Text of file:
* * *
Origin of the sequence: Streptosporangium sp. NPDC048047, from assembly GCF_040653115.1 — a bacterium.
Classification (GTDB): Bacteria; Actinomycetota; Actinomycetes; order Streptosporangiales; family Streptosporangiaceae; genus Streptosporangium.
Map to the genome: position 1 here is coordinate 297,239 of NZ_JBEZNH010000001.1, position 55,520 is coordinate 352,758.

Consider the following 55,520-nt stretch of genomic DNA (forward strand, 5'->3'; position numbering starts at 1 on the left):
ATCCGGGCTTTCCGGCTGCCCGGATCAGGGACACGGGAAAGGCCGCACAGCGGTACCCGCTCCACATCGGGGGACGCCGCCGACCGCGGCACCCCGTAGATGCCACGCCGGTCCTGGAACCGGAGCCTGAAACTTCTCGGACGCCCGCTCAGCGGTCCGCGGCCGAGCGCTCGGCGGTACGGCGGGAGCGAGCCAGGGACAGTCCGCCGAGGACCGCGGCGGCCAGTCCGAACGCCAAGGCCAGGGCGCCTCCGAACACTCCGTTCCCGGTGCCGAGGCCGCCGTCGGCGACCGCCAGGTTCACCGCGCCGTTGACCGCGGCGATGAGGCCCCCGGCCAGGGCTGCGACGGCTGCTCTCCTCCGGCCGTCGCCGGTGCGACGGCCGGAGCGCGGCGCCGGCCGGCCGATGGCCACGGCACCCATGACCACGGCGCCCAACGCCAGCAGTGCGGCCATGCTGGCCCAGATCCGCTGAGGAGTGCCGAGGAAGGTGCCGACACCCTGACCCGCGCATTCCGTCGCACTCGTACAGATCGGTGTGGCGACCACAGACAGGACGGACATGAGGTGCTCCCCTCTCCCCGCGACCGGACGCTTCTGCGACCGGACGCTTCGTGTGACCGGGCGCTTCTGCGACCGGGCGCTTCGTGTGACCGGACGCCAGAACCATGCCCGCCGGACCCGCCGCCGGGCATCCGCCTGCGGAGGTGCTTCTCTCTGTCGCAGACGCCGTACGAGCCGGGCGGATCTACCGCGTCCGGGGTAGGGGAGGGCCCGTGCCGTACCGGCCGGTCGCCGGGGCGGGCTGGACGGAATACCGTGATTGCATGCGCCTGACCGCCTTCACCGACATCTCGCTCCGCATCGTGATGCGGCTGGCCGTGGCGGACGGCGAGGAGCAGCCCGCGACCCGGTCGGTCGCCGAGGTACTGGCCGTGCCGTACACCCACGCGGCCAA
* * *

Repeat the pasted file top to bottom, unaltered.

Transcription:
Origin of the sequence: Streptosporangium sp. NPDC048047, from assembly GCF_040653115.1 — a bacterium.
Classification (GTDB): Bacteria; Actinomycetota; Actinomycetes; order Streptosporangiales; family Streptosporangiaceae; genus Streptosporangium.
Map to the genome: position 1 here is coordinate 297,239 of NZ_JBEZNH010000001.1, position 55,520 is coordinate 352,758.

Consider the following 55,520-nt stretch of genomic DNA (forward strand, 5'->3'; position numbering starts at 1 on the left):
ATCCGGGCTTTCCGGCTGCCCGGATCAGGGACACGGGAAAGGCCGCACAGCGGTACCCGCTCCACATCGGGGGACGCCGCCGACCGCGGCACCCCGTAGATGCCACGCCGGTCCTGGAACCGGAGCCTGAAACTTCTCGGACGCCCGCTCAGCGGTCCGCGGCCGAGCGCTCGGCGGTACGGCGGGAGCGAGCCAGGGACAGTCCGCCGAGGACCGCGGCGGCCAGTCCGAACGCCAAGGCCAGGGCGCCTCCGAACACTCCGTTCCCGGTGCCGAGGCCGCCGTCGGCGACCGCCAGGTTCACCGCGCCGTTGACCGCGGCGATGAGGCCCCCGGCCAGGGCTGCGACGGCTGCTCTCCTCCGGCCGTCGCCGGTGCGACGGCCGGAGCGCGGCGCCGGCCGGCCGATGGCCACGGCACCCATGACCACGGCGCCCAACGCCAGCAGTGCGGCCATGCTGGCCCAGATCCGCTGAGGAGTGCCGAGGAAGGTGCCGACACCCTGACCCGCGCATTCCGTCGCACTCGTACAGATCGGTGTGGCGACCACAGACAGGACGGACATGAGGTGCTCCCCTCTCCCCGCGACCGGACGCTTCTGCGACCGGACGCTTCGTGTGACCGGGCGCTTCTGCGACCGGGCGCTTCGTGTGACCGGACGCCAGAACCATGCCCGCCGGACCCGCCGCCGGGCATCCGCCTGCGGAGGTGCTTCTCTCTGTCGCAGACGCCGTACGAGCCGGGCGGATCTACCGCGTCCGGGGTAGGGGAGGGCCCGTGCCGTACCGGCCGGTCGCCGGGGCGGGCTGGACGGAATACCGTGATTGCATGCGCCTGACCGCCTTCACCGACATCTCGCTCCGCATCGTGATGCGGCTGGCCGTGGCGGACGGCGAGGAGCAGCCCGCGACCCGGTCGGTCGCCGAGGTACTGGCCGTGCCGTACACCCACGCGGCCAA